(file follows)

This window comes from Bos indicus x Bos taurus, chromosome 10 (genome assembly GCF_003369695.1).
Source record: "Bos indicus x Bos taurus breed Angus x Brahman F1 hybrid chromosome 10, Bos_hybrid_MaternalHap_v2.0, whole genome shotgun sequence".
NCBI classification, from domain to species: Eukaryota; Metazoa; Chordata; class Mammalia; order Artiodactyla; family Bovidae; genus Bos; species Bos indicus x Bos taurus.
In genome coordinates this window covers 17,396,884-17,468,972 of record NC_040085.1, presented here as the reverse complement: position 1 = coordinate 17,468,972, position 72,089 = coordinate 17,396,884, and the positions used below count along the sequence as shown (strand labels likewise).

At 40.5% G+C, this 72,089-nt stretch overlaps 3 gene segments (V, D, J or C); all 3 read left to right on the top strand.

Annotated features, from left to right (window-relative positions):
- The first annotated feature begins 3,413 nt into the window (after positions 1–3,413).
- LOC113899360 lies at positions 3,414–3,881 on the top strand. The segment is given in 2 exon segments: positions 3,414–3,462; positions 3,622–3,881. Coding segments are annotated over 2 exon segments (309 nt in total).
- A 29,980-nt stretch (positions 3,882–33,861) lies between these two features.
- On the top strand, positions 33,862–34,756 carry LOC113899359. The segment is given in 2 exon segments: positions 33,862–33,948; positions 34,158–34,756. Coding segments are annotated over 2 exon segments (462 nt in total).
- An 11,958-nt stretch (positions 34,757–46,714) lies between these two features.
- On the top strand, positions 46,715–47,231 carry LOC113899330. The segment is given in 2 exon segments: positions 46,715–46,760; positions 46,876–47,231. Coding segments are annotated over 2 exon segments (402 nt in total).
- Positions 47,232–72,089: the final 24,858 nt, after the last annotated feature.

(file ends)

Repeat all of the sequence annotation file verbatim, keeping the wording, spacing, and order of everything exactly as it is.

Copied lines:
This window comes from Bos indicus x Bos taurus, chromosome 10 (genome assembly GCF_003369695.1).
Source record: "Bos indicus x Bos taurus breed Angus x Brahman F1 hybrid chromosome 10, Bos_hybrid_MaternalHap_v2.0, whole genome shotgun sequence".
NCBI classification, from domain to species: Eukaryota; Metazoa; Chordata; class Mammalia; order Artiodactyla; family Bovidae; genus Bos; species Bos indicus x Bos taurus.
In genome coordinates this window covers 17,396,884-17,468,972 of record NC_040085.1, presented here as the reverse complement: position 1 = coordinate 17,468,972, position 72,089 = coordinate 17,396,884, and the positions used below count along the sequence as shown (strand labels likewise).

At 40.5% G+C, this 72,089-nt stretch overlaps 3 gene segments (V, D, J or C); all 3 read left to right on the top strand.

Annotated features, from left to right (window-relative positions):
- The first annotated feature begins 3,413 nt into the window (after positions 1–3,413).
- LOC113899360 lies at positions 3,414–3,881 on the top strand. The segment is given in 2 exon segments: positions 3,414–3,462; positions 3,622–3,881. Coding segments are annotated over 2 exon segments (309 nt in total).
- A 29,980-nt stretch (positions 3,882–33,861) lies between these two features.
- On the top strand, positions 33,862–34,756 carry LOC113899359. The segment is given in 2 exon segments: positions 33,862–33,948; positions 34,158–34,756. Coding segments are annotated over 2 exon segments (462 nt in total).
- An 11,958-nt stretch (positions 34,757–46,714) lies between these two features.
- On the top strand, positions 46,715–47,231 carry LOC113899330. The segment is given in 2 exon segments: positions 46,715–46,760; positions 46,876–47,231. Coding segments are annotated over 2 exon segments (402 nt in total).
- Positions 47,232–72,089: the final 24,858 nt, after the last annotated feature.